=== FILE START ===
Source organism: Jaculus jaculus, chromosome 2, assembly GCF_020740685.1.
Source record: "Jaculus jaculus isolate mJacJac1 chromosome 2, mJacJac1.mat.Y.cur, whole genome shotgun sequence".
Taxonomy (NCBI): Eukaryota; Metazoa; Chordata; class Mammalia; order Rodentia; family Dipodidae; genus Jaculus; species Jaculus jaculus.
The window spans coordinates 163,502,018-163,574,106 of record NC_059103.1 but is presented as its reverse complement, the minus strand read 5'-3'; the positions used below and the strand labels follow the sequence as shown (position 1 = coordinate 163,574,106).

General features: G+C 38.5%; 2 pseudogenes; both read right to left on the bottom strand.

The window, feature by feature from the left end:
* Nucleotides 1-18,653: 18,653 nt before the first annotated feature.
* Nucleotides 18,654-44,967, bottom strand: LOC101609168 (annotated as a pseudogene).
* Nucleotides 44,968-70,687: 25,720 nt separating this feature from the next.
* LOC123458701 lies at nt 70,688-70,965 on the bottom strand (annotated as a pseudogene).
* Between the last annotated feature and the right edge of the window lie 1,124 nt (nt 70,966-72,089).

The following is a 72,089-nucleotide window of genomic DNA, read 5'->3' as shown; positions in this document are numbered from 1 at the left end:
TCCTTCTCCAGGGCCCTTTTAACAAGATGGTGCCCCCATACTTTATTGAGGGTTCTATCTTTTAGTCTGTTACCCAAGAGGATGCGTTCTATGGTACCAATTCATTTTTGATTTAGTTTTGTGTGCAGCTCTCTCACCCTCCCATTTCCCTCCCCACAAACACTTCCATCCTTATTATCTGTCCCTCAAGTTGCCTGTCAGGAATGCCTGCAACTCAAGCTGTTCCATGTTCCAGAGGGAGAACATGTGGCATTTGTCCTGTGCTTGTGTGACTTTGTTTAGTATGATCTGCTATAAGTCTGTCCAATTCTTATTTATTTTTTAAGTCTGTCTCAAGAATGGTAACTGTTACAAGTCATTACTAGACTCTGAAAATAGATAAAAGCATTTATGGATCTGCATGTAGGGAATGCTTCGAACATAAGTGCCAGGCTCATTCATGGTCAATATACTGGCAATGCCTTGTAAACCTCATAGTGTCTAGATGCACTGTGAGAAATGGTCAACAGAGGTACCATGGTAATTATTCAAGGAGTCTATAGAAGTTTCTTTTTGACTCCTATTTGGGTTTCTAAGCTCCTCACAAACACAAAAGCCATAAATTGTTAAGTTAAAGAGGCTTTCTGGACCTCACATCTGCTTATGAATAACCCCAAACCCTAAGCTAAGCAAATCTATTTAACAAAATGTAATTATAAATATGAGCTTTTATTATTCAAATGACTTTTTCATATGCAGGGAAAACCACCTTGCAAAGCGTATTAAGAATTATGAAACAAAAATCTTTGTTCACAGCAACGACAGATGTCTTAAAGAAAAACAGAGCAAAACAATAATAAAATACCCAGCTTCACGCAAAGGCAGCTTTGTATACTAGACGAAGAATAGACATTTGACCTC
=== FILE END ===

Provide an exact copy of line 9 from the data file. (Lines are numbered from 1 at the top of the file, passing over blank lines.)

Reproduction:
* Nucleotides 44,968-70,687: 25,720 nt separating this feature from the next.